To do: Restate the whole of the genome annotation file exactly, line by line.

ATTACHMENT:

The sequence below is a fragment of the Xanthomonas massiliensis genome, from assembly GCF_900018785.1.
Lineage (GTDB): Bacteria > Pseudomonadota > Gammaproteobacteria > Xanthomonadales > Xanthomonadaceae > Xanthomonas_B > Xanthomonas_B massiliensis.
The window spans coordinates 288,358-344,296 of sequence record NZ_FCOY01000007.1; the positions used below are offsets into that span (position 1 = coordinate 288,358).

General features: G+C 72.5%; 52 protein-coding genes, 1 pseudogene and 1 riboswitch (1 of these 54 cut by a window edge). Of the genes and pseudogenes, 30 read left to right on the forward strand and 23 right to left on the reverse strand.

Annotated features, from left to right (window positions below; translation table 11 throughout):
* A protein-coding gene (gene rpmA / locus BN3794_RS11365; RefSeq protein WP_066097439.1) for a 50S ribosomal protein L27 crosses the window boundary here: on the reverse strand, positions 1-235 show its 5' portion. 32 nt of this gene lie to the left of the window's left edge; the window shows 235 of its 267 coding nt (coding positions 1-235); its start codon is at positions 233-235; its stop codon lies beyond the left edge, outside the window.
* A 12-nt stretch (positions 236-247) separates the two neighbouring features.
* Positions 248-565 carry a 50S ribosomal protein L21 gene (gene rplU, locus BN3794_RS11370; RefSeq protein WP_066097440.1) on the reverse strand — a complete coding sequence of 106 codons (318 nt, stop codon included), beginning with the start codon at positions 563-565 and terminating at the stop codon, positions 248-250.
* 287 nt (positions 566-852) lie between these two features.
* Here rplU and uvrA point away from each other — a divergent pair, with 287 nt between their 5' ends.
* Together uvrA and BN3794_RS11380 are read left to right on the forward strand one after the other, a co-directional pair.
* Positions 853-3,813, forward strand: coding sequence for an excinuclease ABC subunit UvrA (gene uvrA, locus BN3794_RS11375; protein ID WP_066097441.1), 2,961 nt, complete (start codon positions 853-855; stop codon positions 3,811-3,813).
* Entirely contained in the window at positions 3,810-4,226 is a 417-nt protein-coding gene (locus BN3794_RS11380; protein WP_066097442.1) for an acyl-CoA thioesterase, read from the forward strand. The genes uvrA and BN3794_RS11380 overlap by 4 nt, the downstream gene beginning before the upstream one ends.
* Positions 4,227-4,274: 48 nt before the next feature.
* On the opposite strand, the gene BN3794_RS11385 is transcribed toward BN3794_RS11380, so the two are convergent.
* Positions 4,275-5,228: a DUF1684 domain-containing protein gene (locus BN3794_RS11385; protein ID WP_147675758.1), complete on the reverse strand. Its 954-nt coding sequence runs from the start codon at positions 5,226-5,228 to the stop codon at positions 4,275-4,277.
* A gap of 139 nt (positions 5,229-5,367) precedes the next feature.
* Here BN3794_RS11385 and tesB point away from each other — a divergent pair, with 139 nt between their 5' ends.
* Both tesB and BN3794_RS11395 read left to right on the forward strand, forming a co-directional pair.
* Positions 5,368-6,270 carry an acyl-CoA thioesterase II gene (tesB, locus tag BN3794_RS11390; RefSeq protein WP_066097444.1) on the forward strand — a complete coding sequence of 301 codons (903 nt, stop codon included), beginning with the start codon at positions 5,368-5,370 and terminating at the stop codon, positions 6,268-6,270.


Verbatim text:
The sequence below is a fragment of the Xanthomonas massiliensis genome, from assembly GCF_900018785.1.
Lineage (GTDB): Bacteria > Pseudomonadota > Gammaproteobacteria > Xanthomonadales > Xanthomonadaceae > Xanthomonas_B > Xanthomonas_B massiliensis.
The window spans coordinates 288,358-344,296 of sequence record NZ_FCOY01000007.1; the positions used below are offsets into that span (position 1 = coordinate 288,358).

General features: G+C 72.5%; 52 protein-coding genes, 1 pseudogene and 1 riboswitch (1 of these 54 cut by a window edge). Of the genes and pseudogenes, 30 read left to right on the forward strand and 23 right to left on the reverse strand.

Annotated features, from left to right (window positions below; translation table 11 throughout):
* A protein-coding gene (gene rpmA / locus BN3794_RS11365; RefSeq protein WP_066097439.1) for a 50S ribosomal protein L27 crosses the window boundary here: on the reverse strand, positions 1-235 show its 5' portion. 32 nt of this gene lie to the left of the window's left edge; the window shows 235 of its 267 coding nt (coding positions 1-235); its start codon is at positions 233-235; its stop codon lies beyond the left edge, outside the window.
* A 12-nt stretch (positions 236-247) separates the two neighbouring features.
* Positions 248-565 carry a 50S ribosomal protein L21 gene (gene rplU, locus BN3794_RS11370; RefSeq protein WP_066097440.1) on the reverse strand — a complete coding sequence of 106 codons (318 nt, stop codon included), beginning with the start codon at positions 563-565 and terminating at the stop codon, positions 248-250.
* 287 nt (positions 566-852) lie between these two features.
* Here rplU and uvrA point away from each other — a divergent pair, with 287 nt between their 5' ends.
* Together uvrA and BN3794_RS11380 are read left to right on the forward strand one after the other, a co-directional pair.
* Positions 853-3,813, forward strand: coding sequence for an excinuclease ABC subunit UvrA (gene uvrA, locus BN3794_RS11375; protein ID WP_066097441.1), 2,961 nt, complete (start codon positions 853-855; stop codon positions 3,811-3,813).
* Entirely contained in the window at positions 3,810-4,226 is a 417-nt protein-coding gene (locus BN3794_RS11380; protein WP_066097442.1) for an acyl-CoA thioesterase, read from the forward strand. The genes uvrA and BN3794_RS11380 overlap by 4 nt, the downstream gene beginning before the upstream one ends.
* Positions 4,227-4,274: 48 nt before the next feature.
* On the opposite strand, the gene BN3794_RS11385 is transcribed toward BN3794_RS11380, so the two are convergent.
* Positions 4,275-5,228: a DUF1684 domain-containing protein gene (locus BN3794_RS11385; protein ID WP_147675758.1), complete on the reverse strand. Its 954-nt coding sequence runs from the start codon at positions 5,226-5,228 to the stop codon at positions 4,275-4,277.
* A gap of 139 nt (positions 5,229-5,367) precedes the next feature.
* Here BN3794_RS11385 and tesB point away from each other — a divergent pair, with 139 nt between their 5' ends.
* Both tesB and BN3794_RS11395 read left to right on the forward strand, forming a co-directional pair.
* Positions 5,368-6,270 carry an acyl-CoA thioesterase II gene (tesB, locus tag BN3794_RS11390; RefSeq protein WP_066097444.1) on the forward strand — a complete coding sequence of 301 codons (903 nt, stop codon included), beginning with the start codon at positions 5,368-5,370 and terminating at the stop codon, positions 6,268-6,270.